Ignorance is not bliss.
I have been doing yoga for nearly 10 years. I eased into all levels to see if I liked it (I loved it) and after a while I bravely took power and Vinyasa and without a doubt, I became a balls-to-the-wall yoga person.
Like everything else in my life I take on the things that interest me in an extreme way. I am a hot/cold, black/white and all or nothing sort of girl. So when I discovered a more intense class that allowed me a release I had never felt before, all I did and have wanted to do since was to repeat it.
I’m also a habitual sort of person where I tend to replicate one day after another. Variety isn’t my thing. I eat the same thing mostly each day, run the same route, even wear the same kind of clothes over and over (I’m comfort over style), so when I find something inexpensive and comfortable and doesn’t make me look too much like a slob I will get two pairs and alternate.
I can see how people might think this is a rut and some days I do feel like I’m in one, but I’m happy with my routine more often than not. I know what I like, and after experiences where trying new things have proven to be complete a fiasco, I err on the side of caution.
My practice is my practice. It is strong and does the trick every time I land on my mat. So when I scroll down my list of yoga to choose from on the online yoga site I skip anything that is gentle, restorative, beginner or level one. I don’t do the meditation classes and know which teachers who describe their classes as “dynamic” are really just offering a slightly more energetic all levels class.
I would stick to what’s tried and true.
But then I got this book about balancing your anxiety with yoga. I work at a library and it came across the desk and naturally caught my attention, at least the yoga part of it. The book is called Yoga for Emotional Balance by Bo Forbes. I am a highly emotional person and, like my life, my mood swings back and forth like the pendulum, from calm and accomplished to anxious and tense.
Often these feelings vacillate within minutes to hours to days and so on. So with the title hooking me I started reading the intro and next thing I know I’m looking around the house for pillows and blankets because for some reason the wall that I have built up against all that is relaxing and gentle just got a window in it.
This isn’t a book review, but I do recommend it for anyone who deals with a mind that never stops and emotions that veer unpredictably predictable and need to slow down.
I will spare the details of what it covers and just say this: I am grateful to have had this pop into my life when it did. I do believe that when the student is ready, the teacher appears. This book is my gateway to slowing down. I need to.
If I continue to go all out in my life, that begins at five a.m. and continues until nine p.m. where I refuse to allow for any sort of relaxation because I don’t feel like I’m getting anything done, I will burn out. In fact, I think my double-ended candle is about to extinguish, so this restorative yoga is my way of attempting to add more wax.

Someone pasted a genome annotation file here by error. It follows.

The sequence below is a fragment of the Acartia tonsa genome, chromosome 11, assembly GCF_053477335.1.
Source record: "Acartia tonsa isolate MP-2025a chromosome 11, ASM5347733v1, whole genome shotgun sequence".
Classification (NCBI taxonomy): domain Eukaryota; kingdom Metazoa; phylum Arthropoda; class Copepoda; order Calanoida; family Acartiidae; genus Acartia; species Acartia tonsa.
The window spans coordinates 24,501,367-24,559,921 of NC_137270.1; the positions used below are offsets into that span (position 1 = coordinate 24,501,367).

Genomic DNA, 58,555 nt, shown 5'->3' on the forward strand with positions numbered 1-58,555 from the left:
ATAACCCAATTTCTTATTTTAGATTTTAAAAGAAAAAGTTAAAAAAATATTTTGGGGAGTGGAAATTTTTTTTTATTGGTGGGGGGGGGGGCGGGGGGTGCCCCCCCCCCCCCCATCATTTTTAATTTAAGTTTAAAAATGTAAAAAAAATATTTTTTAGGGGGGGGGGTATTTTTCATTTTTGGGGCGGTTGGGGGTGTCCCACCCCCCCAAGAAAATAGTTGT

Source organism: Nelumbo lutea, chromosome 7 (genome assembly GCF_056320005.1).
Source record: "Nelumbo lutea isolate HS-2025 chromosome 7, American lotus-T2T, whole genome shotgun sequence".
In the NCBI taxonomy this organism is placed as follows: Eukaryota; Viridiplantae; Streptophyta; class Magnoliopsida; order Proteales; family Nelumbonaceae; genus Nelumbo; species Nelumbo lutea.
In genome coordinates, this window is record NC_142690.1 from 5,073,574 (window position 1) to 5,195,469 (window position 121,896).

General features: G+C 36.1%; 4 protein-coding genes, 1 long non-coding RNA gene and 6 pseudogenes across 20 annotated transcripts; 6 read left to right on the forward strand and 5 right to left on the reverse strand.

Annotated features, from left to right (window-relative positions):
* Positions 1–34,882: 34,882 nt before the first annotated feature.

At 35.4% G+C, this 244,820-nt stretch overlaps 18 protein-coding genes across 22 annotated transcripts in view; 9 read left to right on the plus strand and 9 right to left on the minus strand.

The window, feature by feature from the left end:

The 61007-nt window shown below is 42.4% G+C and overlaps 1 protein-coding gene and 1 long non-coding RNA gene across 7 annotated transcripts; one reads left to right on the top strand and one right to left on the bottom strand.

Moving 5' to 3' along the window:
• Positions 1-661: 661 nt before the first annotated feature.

Laying in a position supported by pillows and truly feeling my breath in a way that I haven’t touched upon in any savasana has forced me to confront my thoughts and my beliefs about what is well-being and balanced.
I always knew that balance is vital to a robust and healthy life.
It’s easy to talk the talk but I always push more and go longer and want to be productive all the time. But you just can’t always be in produce mode and then expect to not break down and fall apart completely—on the mat and off.
I said “gateway” before because for me, all I need is one change, one small change in my ironclad routine and that begins the path to a different way of doing things. Of course, that usually just paves the way for the new ironclad routine, but progress is progress.
Even though I’m pretty dead against variety I know it’s good for me nonetheless. So me and my mat with a few pillows are where it’s at when it comes to some self love.
No chaturangas, no downward dog hops into a pathetic attempt at handstand and definitely no need for spandex and sports bras. It’s me and my breath and permission to just be and collect and renew and tune in and be the witness that I should be doing in my regular yoga practice but am usually distracted thinking about straighter arms or reaching my heels or jumping without yanking my shoulder.
It’s like I have an all encompassing yoga practice that is split up into two parts, but still is able to cover everything from the soft and still to the intense and challenging. There is still the third part of me that is wobbly, irate and anxiously depressed but that is still part of who I am. All three parts make the whole me, that which is my mind.
My body and breath will work together to bring the third wheel that is wobbly and irate and anxiously depressed but still part of the team even if it’s a mess most of the time: that which is my mind.
“Be, don’t try.”
Editor: Seychelles Pitton
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